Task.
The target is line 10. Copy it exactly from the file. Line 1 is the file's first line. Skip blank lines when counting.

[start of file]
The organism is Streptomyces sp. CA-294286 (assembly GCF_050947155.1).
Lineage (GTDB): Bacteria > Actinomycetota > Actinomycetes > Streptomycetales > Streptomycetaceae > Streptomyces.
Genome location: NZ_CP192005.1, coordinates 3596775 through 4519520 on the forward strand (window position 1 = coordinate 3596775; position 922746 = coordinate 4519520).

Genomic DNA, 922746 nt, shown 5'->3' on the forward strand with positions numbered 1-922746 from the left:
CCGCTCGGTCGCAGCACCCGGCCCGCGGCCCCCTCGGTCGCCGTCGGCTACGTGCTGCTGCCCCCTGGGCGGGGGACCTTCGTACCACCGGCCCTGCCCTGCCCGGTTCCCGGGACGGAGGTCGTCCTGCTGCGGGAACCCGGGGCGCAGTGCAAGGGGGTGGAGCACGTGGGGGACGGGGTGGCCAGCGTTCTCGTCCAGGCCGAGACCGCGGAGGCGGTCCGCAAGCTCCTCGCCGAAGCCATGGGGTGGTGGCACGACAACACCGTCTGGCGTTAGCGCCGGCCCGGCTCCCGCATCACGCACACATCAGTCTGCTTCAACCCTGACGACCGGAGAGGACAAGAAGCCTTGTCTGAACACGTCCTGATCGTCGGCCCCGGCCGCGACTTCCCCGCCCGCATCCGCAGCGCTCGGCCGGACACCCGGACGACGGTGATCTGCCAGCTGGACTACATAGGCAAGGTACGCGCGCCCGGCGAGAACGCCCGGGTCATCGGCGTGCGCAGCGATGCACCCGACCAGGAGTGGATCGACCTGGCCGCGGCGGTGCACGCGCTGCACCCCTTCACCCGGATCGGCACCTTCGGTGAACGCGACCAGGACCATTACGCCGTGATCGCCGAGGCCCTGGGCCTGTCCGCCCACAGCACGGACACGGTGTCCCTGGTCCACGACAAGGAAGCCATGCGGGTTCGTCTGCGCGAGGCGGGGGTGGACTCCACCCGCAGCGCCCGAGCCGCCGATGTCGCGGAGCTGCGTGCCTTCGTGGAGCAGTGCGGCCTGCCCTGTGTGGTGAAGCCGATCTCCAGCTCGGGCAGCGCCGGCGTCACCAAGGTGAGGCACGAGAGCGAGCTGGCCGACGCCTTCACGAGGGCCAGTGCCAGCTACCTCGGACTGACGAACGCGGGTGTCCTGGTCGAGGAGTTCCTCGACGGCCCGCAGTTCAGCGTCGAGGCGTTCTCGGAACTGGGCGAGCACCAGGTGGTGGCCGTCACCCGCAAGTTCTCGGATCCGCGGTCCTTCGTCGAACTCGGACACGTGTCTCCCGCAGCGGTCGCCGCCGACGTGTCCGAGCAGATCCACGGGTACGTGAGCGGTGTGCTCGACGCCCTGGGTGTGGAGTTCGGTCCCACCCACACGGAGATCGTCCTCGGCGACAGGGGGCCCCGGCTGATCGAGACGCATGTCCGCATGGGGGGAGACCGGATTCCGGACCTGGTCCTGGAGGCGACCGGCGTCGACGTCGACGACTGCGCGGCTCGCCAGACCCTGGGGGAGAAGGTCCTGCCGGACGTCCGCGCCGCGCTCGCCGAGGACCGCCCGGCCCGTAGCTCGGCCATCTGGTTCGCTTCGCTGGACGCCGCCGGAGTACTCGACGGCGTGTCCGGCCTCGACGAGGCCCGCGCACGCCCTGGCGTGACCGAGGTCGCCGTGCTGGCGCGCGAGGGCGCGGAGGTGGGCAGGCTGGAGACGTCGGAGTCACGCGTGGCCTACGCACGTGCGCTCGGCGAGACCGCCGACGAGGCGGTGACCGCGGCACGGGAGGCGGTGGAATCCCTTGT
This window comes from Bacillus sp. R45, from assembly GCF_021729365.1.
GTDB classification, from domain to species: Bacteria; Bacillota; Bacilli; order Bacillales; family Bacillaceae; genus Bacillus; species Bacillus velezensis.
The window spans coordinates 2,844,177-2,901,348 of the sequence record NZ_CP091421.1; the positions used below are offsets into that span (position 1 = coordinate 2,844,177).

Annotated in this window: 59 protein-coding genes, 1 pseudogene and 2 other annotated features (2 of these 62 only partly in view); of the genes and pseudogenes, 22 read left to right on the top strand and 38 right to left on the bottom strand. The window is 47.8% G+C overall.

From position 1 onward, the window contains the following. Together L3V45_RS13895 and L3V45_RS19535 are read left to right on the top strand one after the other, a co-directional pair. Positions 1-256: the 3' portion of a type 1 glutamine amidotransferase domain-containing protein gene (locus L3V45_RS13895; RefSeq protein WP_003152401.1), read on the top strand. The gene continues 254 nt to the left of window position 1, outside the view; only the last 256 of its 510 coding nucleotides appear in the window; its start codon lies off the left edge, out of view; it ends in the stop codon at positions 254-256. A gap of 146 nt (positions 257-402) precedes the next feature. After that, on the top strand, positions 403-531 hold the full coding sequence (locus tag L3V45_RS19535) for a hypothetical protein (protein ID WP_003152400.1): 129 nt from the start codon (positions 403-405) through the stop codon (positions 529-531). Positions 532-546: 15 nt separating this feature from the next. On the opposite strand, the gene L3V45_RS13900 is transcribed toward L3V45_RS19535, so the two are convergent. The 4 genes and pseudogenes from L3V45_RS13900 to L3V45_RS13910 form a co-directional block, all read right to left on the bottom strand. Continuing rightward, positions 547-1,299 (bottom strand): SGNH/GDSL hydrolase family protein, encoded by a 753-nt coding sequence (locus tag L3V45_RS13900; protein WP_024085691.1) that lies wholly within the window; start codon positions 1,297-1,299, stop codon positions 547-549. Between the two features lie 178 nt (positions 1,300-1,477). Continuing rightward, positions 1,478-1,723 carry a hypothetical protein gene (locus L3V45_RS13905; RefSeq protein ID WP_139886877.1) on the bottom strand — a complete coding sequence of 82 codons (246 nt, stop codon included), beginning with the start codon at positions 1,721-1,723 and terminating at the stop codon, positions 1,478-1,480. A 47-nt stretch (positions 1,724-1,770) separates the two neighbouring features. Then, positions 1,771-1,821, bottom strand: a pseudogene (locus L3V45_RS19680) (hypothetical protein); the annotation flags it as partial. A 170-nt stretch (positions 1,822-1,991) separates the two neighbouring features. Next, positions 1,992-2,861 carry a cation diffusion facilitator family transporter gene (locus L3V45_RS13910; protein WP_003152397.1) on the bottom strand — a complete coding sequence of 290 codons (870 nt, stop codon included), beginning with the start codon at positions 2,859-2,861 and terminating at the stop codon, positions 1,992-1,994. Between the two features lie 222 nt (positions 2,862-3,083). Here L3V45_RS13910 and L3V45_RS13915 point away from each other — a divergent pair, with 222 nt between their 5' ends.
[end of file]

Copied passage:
From position 1 onward, the window contains the following. Together L3V45_RS13895 and L3V45_RS19535 are read left to right on the top strand one after the other, a co-directional pair. Positions 1-256: the 3' portion of a type 1 glutamine amidotransferase domain-containing protein gene (locus L3V45_RS13895; RefSeq protein WP_003152401.1), read on the top strand. The gene continues 254 nt to the left of window position 1, outside the view; only the last 256 of its 510 coding nucleotides appear in the window; its start codon lies off the left edge, out of view; it ends in the stop codon at positions 254-256. A gap of 146 nt (positions 257-402) precedes the next feature. After that, on the top strand, positions 403-531 hold the full coding sequence (locus tag L3V45_RS19535) for a hypothetical protein (protein ID WP_003152400.1): 129 nt from the start codon (positions 403-405) through the stop codon (positions 529-531). Positions 532-546: 15 nt separating this feature from the next. On the opposite strand, the gene L3V45_RS13900 is transcribed toward L3V45_RS19535, so the two are convergent. The 4 genes and pseudogenes from L3V45_RS13900 to L3V45_RS13910 form a co-directional block, all read right to left on the bottom strand. Continuing rightward, positions 547-1,299 (bottom strand): SGNH/GDSL hydrolase family protein, encoded by a 753-nt coding sequence (locus tag L3V45_RS13900; protein WP_024085691.1) that lies wholly within the window; start codon positions 1,297-1,299, stop codon positions 547-549. Between the two features lie 178 nt (positions 1,300-1,477). Continuing rightward, positions 1,478-1,723 carry a hypothetical protein gene (locus L3V45_RS13905; RefSeq protein ID WP_139886877.1) on the bottom strand — a complete coding sequence of 82 codons (246 nt, stop codon included), beginning with the start codon at positions 1,721-1,723 and terminating at the stop codon, positions 1,478-1,480. A 47-nt stretch (positions 1,724-1,770) separates the two neighbouring features. Then, positions 1,771-1,821, bottom strand: a pseudogene (locus L3V45_RS19680) (hypothetical protein); the annotation flags it as partial. A 170-nt stretch (positions 1,822-1,991) separates the two neighbouring features. Next, positions 1,992-2,861 carry a cation diffusion facilitator family transporter gene (locus L3V45_RS13910; protein WP_003152397.1) on the bottom strand — a complete coding sequence of 290 codons (870 nt, stop codon included), beginning with the start codon at positions 2,859-2,861 and terminating at the stop codon, positions 1,992-1,994. Between the two features lie 222 nt (positions 2,862-3,083). Here L3V45_RS13910 and L3V45_RS13915 point away from each other — a divergent pair, with 222 nt between their 5' ends.